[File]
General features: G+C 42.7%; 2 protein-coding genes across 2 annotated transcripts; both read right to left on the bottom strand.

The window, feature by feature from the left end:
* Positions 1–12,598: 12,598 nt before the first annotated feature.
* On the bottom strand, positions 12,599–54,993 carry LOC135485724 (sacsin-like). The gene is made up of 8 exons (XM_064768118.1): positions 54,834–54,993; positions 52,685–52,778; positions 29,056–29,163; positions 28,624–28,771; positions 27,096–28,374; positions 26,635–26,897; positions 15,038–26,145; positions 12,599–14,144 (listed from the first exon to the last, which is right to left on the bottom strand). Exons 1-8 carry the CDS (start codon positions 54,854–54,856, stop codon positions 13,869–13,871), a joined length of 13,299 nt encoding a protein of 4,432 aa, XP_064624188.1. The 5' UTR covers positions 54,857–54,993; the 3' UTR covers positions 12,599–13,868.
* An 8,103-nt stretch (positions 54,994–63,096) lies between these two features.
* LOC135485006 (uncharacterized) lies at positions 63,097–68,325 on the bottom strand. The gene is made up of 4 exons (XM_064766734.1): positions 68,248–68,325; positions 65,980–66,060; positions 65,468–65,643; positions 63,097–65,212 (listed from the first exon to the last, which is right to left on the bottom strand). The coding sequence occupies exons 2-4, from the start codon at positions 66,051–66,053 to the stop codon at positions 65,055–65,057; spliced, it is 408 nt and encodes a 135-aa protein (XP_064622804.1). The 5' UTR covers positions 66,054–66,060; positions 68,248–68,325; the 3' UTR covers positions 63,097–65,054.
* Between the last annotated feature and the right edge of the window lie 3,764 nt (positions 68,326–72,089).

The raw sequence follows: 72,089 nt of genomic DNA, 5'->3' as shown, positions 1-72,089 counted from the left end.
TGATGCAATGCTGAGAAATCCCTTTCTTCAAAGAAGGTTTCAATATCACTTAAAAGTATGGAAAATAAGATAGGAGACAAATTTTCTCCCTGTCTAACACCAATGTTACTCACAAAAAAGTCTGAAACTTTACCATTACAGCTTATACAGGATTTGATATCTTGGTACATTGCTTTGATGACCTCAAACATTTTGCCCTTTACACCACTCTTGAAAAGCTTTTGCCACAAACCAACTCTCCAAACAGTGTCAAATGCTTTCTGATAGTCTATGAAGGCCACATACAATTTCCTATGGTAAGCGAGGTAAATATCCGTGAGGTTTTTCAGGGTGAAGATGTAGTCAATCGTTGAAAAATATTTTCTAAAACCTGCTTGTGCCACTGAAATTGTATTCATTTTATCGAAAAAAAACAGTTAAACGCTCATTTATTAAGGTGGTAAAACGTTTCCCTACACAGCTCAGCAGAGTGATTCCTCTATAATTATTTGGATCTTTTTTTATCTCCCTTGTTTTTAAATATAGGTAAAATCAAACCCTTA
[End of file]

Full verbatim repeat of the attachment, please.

General features: G+C 42.7%; 2 protein-coding genes across 2 annotated transcripts; both read right to left on the bottom strand.

The window, feature by feature from the left end:
* Positions 1–12,598: 12,598 nt before the first annotated feature.
* On the bottom strand, positions 12,599–54,993 carry LOC135485724 (sacsin-like). The gene is made up of 8 exons (XM_064768118.1): positions 54,834–54,993; positions 52,685–52,778; positions 29,056–29,163; positions 28,624–28,771; positions 27,096–28,374; positions 26,635–26,897; positions 15,038–26,145; positions 12,599–14,144 (listed from the first exon to the last, which is right to left on the bottom strand). Exons 1-8 carry the CDS (start codon positions 54,854–54,856, stop codon positions 13,869–13,871), a joined length of 13,299 nt encoding a protein of 4,432 aa, XP_064624188.1. The 5' UTR covers positions 54,857–54,993; the 3' UTR covers positions 12,599–13,868.
* An 8,103-nt stretch (positions 54,994–63,096) lies between these two features.
* LOC135485006 (uncharacterized) lies at positions 63,097–68,325 on the bottom strand. The gene is made up of 4 exons (XM_064766734.1): positions 68,248–68,325; positions 65,980–66,060; positions 65,468–65,643; positions 63,097–65,212 (listed from the first exon to the last, which is right to left on the bottom strand). The coding sequence occupies exons 2-4, from the start codon at positions 66,051–66,053 to the stop codon at positions 65,055–65,057; spliced, it is 408 nt and encodes a 135-aa protein (XP_064622804.1). The 5' UTR covers positions 66,054–66,060; positions 68,248–68,325; the 3' UTR covers positions 63,097–65,054.
* Between the last annotated feature and the right edge of the window lie 3,764 nt (positions 68,326–72,089).

The raw sequence follows: 72,089 nt of genomic DNA, 5'->3' as shown, positions 1-72,089 counted from the left end.
TGATGCAATGCTGAGAAATCCCTTTCTTCAAAGAAGGTTTCAATATCACTTAAAAGTATGGAAAATAAGATAGGAGACAAATTTTCTCCCTGTCTAACACCAATGTTACTCACAAAAAAGTCTGAAACTTTACCATTACAGCTTATACAGGATTTGATATCTTGGTACATTGCTTTGATGACCTCAAACATTTTGCCCTTTACACCACTCTTGAAAAGCTTTTGCCACAAACCAACTCTCCAAACAGTGTCAAATGCTTTCTGATAGTCTATGAAGGCCACATACAATTTCCTATGGTAAGCGAGGTAAATATCCGTGAGGTTTTTCAGGGTGAAGATGTAGTCAATCGTTGAAAAATATTTTCTAAAACCTGCTTGTGCCACTGAAATTGTATTCATTTTATCGAAAAAAAACAGTTAAACGCTCATTTATTAAGGTGGTAAAACGTTTCCCTACACAGCTCAGCAGAGTGATTCCTCTATAATTATTTGGATCTTTTTTTATCTCCCTTGTTTTTAAATATAGGTAAAATCAAACCCTTA